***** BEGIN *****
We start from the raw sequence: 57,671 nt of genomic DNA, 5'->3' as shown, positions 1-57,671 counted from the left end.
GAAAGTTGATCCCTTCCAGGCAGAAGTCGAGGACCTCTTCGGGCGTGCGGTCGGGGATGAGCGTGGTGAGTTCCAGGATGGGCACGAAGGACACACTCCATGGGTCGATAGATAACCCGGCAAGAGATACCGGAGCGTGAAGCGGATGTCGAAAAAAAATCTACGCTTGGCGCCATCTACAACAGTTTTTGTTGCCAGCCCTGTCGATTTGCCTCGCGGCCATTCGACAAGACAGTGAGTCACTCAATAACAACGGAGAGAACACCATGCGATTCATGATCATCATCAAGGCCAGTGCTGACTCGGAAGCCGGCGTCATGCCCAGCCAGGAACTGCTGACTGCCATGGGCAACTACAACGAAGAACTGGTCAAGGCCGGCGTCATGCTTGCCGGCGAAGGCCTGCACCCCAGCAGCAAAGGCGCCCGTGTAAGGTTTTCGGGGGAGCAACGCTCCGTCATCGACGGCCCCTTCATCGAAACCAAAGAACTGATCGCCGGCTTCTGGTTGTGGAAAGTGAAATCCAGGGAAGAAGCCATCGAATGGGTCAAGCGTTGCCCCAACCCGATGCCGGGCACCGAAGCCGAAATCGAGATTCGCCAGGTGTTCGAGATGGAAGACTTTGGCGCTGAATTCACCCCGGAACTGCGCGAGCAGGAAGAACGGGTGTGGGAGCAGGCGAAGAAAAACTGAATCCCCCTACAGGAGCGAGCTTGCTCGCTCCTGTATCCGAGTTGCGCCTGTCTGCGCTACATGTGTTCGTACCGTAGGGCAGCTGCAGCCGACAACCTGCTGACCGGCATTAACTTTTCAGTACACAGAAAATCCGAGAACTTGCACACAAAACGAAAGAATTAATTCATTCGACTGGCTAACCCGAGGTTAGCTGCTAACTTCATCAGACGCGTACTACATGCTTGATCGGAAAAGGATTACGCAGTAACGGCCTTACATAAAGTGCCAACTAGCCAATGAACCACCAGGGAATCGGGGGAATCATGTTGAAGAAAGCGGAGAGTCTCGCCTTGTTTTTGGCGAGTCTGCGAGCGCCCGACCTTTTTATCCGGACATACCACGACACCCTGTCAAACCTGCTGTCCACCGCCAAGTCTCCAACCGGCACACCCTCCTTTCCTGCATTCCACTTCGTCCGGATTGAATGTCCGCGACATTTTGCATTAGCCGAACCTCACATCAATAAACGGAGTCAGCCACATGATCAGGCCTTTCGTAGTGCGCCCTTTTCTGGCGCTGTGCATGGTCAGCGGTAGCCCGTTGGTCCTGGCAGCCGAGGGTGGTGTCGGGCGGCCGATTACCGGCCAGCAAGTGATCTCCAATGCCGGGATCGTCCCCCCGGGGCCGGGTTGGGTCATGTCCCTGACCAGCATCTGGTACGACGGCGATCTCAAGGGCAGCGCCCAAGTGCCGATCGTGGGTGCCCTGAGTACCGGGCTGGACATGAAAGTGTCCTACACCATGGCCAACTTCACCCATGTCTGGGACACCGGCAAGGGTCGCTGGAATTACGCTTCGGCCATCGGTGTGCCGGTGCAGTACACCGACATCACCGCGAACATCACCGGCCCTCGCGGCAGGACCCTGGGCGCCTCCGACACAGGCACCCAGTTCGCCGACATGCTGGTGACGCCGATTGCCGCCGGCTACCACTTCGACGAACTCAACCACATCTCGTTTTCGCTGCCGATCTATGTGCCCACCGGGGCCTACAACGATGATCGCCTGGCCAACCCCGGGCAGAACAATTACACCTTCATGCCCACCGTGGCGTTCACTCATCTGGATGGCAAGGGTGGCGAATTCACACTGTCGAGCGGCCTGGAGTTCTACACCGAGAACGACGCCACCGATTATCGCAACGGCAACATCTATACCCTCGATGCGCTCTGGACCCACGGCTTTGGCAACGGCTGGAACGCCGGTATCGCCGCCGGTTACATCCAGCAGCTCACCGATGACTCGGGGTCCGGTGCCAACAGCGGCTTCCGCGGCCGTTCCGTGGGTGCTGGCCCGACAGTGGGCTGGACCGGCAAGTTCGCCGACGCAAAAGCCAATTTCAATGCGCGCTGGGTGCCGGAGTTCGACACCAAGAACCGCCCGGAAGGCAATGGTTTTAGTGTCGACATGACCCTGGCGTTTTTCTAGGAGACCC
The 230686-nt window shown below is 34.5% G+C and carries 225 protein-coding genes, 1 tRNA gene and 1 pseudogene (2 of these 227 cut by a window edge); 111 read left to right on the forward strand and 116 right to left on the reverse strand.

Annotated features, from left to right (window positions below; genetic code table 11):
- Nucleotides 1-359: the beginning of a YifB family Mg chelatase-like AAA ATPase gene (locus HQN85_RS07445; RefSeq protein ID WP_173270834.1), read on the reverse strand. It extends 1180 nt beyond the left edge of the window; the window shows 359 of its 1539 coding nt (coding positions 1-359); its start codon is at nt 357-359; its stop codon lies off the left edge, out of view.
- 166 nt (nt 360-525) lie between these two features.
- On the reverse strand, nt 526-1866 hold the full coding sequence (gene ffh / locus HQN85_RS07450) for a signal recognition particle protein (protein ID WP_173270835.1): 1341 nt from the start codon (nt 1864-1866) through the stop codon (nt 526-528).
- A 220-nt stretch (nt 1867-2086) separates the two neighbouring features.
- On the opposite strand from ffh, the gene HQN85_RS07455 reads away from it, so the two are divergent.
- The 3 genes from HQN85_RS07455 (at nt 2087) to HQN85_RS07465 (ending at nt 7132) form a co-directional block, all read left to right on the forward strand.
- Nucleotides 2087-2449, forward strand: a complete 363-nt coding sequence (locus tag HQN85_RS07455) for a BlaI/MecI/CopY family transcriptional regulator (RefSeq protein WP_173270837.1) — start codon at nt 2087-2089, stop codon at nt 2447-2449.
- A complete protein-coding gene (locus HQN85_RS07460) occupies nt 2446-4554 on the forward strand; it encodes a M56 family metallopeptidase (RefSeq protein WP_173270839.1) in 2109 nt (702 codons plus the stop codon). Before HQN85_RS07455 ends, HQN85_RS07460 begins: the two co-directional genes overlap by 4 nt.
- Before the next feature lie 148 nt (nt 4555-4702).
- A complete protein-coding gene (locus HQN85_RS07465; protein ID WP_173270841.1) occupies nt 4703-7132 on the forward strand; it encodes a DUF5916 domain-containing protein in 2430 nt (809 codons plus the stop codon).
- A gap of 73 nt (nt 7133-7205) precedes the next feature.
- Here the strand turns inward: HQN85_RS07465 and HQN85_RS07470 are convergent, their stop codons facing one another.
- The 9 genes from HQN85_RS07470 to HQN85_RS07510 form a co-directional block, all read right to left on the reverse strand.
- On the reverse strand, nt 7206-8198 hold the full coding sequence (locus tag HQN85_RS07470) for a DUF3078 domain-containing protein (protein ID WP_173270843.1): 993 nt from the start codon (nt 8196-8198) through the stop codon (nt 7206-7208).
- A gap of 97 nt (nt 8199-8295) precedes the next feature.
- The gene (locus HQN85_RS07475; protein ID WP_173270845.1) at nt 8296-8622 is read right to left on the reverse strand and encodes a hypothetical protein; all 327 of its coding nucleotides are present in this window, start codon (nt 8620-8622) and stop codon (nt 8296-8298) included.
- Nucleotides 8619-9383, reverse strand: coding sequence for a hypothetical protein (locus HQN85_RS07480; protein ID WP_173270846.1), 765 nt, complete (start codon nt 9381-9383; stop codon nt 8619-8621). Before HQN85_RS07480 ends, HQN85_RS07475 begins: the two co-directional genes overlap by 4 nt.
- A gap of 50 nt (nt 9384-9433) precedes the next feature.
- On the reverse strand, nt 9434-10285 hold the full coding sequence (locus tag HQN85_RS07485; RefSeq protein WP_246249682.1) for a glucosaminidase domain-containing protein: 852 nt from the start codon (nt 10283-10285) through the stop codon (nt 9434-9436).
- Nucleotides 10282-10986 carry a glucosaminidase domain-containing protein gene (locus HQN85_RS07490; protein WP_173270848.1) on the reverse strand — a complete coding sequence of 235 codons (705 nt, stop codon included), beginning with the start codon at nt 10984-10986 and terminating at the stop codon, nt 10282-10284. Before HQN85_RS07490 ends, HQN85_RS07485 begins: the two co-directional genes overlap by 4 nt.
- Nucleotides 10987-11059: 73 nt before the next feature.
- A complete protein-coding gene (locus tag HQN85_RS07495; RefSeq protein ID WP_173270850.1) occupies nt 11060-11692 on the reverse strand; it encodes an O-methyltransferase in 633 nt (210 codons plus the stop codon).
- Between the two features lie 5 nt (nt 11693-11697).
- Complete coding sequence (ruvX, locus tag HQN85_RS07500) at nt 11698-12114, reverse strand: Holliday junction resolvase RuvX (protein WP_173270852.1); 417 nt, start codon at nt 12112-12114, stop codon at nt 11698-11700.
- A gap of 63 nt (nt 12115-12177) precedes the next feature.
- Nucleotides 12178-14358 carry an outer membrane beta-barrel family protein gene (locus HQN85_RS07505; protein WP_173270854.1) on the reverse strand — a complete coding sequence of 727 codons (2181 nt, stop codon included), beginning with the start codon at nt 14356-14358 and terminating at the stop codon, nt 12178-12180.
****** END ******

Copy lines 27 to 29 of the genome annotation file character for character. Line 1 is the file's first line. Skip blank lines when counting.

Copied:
- Between the two features lie 5 nt (nt 11693-11697).
- Complete coding sequence (ruvX, locus tag HQN85_RS07500) at nt 11698-12114, reverse strand: Holliday junction resolvase RuvX (protein WP_173270852.1); 417 nt, start codon at nt 12112-12114, stop codon at nt 11698-11700.
- A gap of 63 nt (nt 12115-12177) precedes the next feature.